EastFruit experts received a lot of feedback on two high-profile events in recent days concerning the fruit and vegetable business of Uzbekistan. First, Russia placed a ban on the supply of greenhouse tomatoes and peppers from the Fergana region in Uzbekistan. The second event was the discovery of a quarantine object in a batch of dried fruits in Russia from Uzbekistan, which now threatens a complete ban on supplies.
Both events are associated with Rosselkhoznadzor, which is a Russian organization that is notorious in agribusiness as a tool of Russian policy to put pressure on other countries. Since it is Rosselkhoznadzor that has initiated many bans over the years on supplies of vegetables, fruits, and other food products from various countries like Poland, Ukraine, Moldova, and Georgia, at the same moment in time of a political confrontation between them, it is not surprising that each decision from this organization arouses suspicion in the international business community.
In particular, the majority of fruit and vegetable business representatives in Uzbekistan, with whom EastFruit managed to communicate with directly, are convinced that the latest events are an echo of some political negotiations, although no one can definitively confirm this. An alleged reason is a possible delay in Uzbekistan’s leadership regarding their decision to join the Eurasian Economic Union. However, there have been no facts provided yet to confirm this allegation.
A quick survey of EastFruit’s Telegram channel subscribers showed that 74% of readers share the point of view on the politics behind detecting quarantine objects, and only 26% believe that the main reason is the poor plant protection system of farmers in Uzbekistan. It is important to note that the survey was conducted for only 10 minutes, and during this time 115 participants gave answers. Naturally, this poll cannot be considered representative because there are relatively few Uzbek farmers and traders subscribed (and certainly not more than subscribers from Russia), but it shows the relevance of the topic and the thoughts of market participants.
The first incident with greenhouse vegetables aroused particular suspicion among industry experts. After all, Rosselkhoznadzor itself said that the tomato brown rugose fruit virus (ToBRFV) was not even included in the list of quarantine objects in the Russian Federation and that there is not much experience in its detection and testing systems. Therefore, it is surprising how it could be discovered by them.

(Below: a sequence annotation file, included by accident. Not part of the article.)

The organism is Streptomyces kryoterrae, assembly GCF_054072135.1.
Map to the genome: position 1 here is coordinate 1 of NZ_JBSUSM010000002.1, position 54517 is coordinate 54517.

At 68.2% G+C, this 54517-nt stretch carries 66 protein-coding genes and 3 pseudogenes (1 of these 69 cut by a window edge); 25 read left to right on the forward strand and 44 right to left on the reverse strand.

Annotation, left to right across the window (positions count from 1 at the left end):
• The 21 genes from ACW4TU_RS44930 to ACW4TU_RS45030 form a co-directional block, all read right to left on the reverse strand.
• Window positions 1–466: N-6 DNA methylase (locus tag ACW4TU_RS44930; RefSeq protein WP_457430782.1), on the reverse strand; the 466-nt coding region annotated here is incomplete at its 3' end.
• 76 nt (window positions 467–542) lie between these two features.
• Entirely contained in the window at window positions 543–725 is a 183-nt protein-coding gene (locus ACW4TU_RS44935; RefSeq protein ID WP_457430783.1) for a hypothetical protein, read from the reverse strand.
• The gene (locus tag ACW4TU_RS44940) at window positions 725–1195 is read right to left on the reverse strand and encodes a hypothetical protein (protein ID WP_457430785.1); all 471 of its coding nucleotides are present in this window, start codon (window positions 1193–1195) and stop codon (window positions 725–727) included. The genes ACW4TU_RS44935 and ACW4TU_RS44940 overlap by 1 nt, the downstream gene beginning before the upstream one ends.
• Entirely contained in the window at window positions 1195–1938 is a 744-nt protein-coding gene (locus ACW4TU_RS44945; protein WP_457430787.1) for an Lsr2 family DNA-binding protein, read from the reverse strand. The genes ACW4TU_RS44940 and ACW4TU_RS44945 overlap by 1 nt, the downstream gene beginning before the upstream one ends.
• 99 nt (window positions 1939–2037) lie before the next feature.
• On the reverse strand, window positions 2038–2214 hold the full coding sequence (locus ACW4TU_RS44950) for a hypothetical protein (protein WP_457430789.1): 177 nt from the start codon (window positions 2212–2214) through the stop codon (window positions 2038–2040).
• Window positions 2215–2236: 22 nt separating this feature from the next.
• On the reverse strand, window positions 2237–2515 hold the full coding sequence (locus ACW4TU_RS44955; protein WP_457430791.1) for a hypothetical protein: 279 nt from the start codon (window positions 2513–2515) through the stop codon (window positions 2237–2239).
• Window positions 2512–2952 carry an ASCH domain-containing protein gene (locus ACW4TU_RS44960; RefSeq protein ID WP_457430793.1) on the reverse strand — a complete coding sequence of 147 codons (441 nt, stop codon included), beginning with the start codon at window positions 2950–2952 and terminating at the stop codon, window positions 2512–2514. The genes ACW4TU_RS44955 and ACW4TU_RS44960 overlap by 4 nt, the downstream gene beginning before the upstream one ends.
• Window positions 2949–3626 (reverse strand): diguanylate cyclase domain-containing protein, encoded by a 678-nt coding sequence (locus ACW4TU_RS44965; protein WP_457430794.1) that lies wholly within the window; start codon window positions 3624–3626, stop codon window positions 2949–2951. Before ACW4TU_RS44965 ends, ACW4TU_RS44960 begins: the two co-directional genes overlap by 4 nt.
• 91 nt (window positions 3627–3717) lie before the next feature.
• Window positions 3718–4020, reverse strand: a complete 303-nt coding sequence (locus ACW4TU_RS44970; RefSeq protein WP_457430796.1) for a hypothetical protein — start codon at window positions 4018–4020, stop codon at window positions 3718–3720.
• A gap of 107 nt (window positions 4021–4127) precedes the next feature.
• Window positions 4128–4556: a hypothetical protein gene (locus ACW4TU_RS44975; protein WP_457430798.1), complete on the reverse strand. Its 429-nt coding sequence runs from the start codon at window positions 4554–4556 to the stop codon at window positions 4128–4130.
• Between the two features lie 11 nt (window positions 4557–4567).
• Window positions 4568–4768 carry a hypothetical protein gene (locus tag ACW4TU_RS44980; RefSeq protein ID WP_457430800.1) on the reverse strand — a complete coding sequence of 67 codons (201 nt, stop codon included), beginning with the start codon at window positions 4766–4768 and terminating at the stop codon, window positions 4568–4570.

At the same time, market experts believe that, in any case, Uzbekistan should pay attention to the issues of phytosanitary control and plant protection within the country, and not look for alleged external reasons. “Uzbekistan is actively increasing the export of vegetables, fruits, berries, herbs, and nuts, which means that it is becoming an increasingly prominent player in the world fruit and vegetable market. Therefore, more attention will be paid to Uzbek fruit and vegetable products. This also means that more and more imported seeds and seedlings are imported into the country every year, and with them, new pests and diseases can penetrate into the territory of Uzbekistan, which carries no less potential threat to the industry than the closure of external markets. Therefore, the latest signals from Russia should become a good clue for the Uzbek fruit and vegetable industry and each of its participants about the need to urgently pay attention to the plant protection system and to modernize the quarantine and phytosanitary control system in the country,” says Andriy Yarmak, an economist at the Investment Centre of the Food and Agricultural Organization of the United Nations (FAO).
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